Joe Schmidt must decide whether to stick or twist with Robbie Henshaw full-back experiment
A calculated risk, but one that ultimately back-fired - Joe Schmidt's biggest dilemma now is whether to stick or twist with Robbie Henshaw at full-back.
On a sobering evening in which there were very few positives from an Irish point of view, Rob Kearney was undoubtedly the biggest winner to emerge from England's demolition job.
This is by no means the time to press the panic button, yet the reality is that Ireland are already chasing their tails in this Six Nations and cannot afford another slip-up in Scotland this weekend.
By all accounts, Henshaw had trained well for the week in Portugal, but his performance on Saturday had all the hallmarks of a player who was short of experience in the position at international level. One particular moment in the lead-up to Elliot Daly's try summed up that lack of game-time. Trailing 10-7, Ireland had just defended nine bruising phases when Owen Farrell kicked into the back-field.
To Henshaw's credit, he read it well but he failed to find touch with his clearance kick. Had he done, it would have allowed his team-mates a much-needed breather.
As it transpired however, Farrell gathered the kick and counter-attacked. England swept across the pitch with Henry Slade putting another kick in behind just 17 seconds and two phases later.
Again, Henshaw was there but this time he sliced his clearance kick. Then, three phases after the resulting lineout, Daly scored in the corner.
It was perhaps telling that when Schmidt was asked if Henshaw at full-back was a project he intended to stick with from now until the World Cup, the Ireland head coach remained firmly uncommitted.
As well as that, Schmidt openly discussing the World Cup seven months out shows that it is very much at the front and centre of his thoughts.
Playing Henshaw at full-back is something that has been in the pipeline for a while and even though it didn't work first time out, it should not mean that he is not selected there again.
Some will argue that Schmidt must now stick with Henshaw at 15 (his preferred position) and allow him time to develop, yet despite Kearney's difficult night against the Scarlets recently, his absence was felt.
Henshaw was largely unconvincing under the high ball, even on the rare occasions he timed his run well as England repeatedly targeted him.
Eddie Jones denied that was the case, yet it was obvious that the likes of Ben Youngs, Farrell and Slade were under clear instruction to put pressure on Ireland's back-field.
"We'd have played the same way had Lance Armstrong been playing there," Jones quipped.
When you think back to the Grand Slam decider in Twickenham last year, England decided to extend both of the in-goal areas, which Jacob Stockdale ironically profited from.
England wanted to exploit the back-field then and it was the same on Saturday as their game-plan worked to perfection this time around.
Henshaw has established himself as one of the best centres in the game over the last couple of years and he is still young enough to do the same as a full-back, but time is ticking towards the World Cup and now that Ireland are on the back foot, this week's team selection will tell a lot.
"I think you've got to have versatility across the back-line - you have got to have a number of different options," Schmidt reasoned.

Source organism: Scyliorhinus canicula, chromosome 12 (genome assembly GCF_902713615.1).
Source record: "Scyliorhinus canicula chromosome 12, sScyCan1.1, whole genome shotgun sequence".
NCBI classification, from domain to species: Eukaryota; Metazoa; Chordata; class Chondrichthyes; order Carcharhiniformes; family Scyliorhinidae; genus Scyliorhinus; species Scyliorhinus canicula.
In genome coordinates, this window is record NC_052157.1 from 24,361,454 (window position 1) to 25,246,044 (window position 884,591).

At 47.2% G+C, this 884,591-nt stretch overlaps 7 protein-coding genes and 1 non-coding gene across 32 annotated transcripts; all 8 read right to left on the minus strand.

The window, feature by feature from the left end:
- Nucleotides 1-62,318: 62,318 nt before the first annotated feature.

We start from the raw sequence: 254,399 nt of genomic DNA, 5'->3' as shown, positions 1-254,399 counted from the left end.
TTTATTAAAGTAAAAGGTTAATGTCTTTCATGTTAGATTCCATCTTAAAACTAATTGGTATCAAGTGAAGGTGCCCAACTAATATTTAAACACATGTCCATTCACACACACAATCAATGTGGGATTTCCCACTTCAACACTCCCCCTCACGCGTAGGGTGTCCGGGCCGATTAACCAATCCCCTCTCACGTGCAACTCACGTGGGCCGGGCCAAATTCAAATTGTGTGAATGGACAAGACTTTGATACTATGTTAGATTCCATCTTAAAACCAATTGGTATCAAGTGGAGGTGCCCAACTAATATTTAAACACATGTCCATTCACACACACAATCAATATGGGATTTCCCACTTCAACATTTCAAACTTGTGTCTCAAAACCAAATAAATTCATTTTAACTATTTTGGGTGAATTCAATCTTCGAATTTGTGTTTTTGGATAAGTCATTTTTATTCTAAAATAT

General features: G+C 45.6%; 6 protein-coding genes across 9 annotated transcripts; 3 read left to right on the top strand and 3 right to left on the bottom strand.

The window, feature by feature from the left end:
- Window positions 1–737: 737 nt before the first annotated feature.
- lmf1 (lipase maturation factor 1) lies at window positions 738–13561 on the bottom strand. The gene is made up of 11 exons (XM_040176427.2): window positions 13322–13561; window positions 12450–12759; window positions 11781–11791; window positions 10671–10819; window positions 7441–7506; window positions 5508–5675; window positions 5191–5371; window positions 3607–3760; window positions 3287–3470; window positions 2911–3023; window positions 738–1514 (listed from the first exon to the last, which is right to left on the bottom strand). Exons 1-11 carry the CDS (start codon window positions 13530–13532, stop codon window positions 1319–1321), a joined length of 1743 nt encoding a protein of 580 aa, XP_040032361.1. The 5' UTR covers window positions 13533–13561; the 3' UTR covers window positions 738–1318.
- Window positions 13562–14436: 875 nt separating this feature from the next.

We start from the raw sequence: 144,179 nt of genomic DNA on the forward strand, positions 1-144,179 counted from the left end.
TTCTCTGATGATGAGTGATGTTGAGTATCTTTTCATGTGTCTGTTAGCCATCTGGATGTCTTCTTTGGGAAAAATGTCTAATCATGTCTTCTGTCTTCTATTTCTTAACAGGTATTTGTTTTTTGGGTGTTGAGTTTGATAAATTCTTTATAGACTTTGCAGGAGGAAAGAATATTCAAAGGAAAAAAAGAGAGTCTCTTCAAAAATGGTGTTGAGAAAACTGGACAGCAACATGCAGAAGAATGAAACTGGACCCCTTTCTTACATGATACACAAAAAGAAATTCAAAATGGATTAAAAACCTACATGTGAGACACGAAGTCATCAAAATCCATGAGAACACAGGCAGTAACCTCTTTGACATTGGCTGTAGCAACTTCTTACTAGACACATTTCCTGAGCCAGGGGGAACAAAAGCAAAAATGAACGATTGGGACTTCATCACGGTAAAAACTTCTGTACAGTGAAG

"So we need to have guys with flexibility. It was the same for the last World Cup. We lost guys like Jared Payne and we ended up playing Keith Earls in the midfield. Guys have to be able to move around.
"In the World Cup, you are a long way away. It's 31 players only so we have to keep trying to build our breadth as well as our depth because we have to commit to that knowing what is coming in this calendar year."
The thinking behind playing Henshaw at full-back is understandable and exciting, but having struggled to control the back-field and by not offering much as an attacking threat, it leaves Schmidt with a major headache for Scotland.
How England exposed Robbie Henshaw in the back-field:
Cooney's patience pays off
A Six Nations debut has felt like a long time coming for John Cooney and while the circumstances were disappointing, the Ulster scrum-half deserved his try-scoring moment in front of his family.
Cooney, 28, has filtered through the provinces with the constant hope of breaking into the Ireland set-up and his patience paid off.
“During the tough times (injuries), this was always something I’d envisaged, I knew I’d get to,” he said.
“It was pretty emotional because when you set a big goal and you are nowhere near it, I always believed I could get there. I met a sports psychologist and she told me to train as if I was already an international. I always held myself to those standards in training and it’s paid dividends in the end.”
Cooney’s next aim is to get more game time in Scotland this weekend, which would be particularly sweet because his dad, who will be at Murrayfield, is from Glasgow, where his brothers and father still live.
Aviva Stadium struggles for atmosphere
There is something about certain sections of Irish crowds at the Aviva – slow to take their seats ahead of kick-off and quick to make their way to the exits before full-time once things aren’t going the right way.
For such a huge game on Saturday, the atmosphere was disappointing, and walking up to the ground, you couldn’t help but notice the sheer amount of supporters looking for tickets, but were being priced out of it by the many touts whose inflated prices were sickening.
Too often match days at the Aviva feel like a claustrophobic type of corporate event that you have accidentally stumbled upon.
It shouldn’t take the All Blacks coming to town for the Aviva to generate a proper big-game atmosphere.
Supporting your team through thick and thin should always be the norm.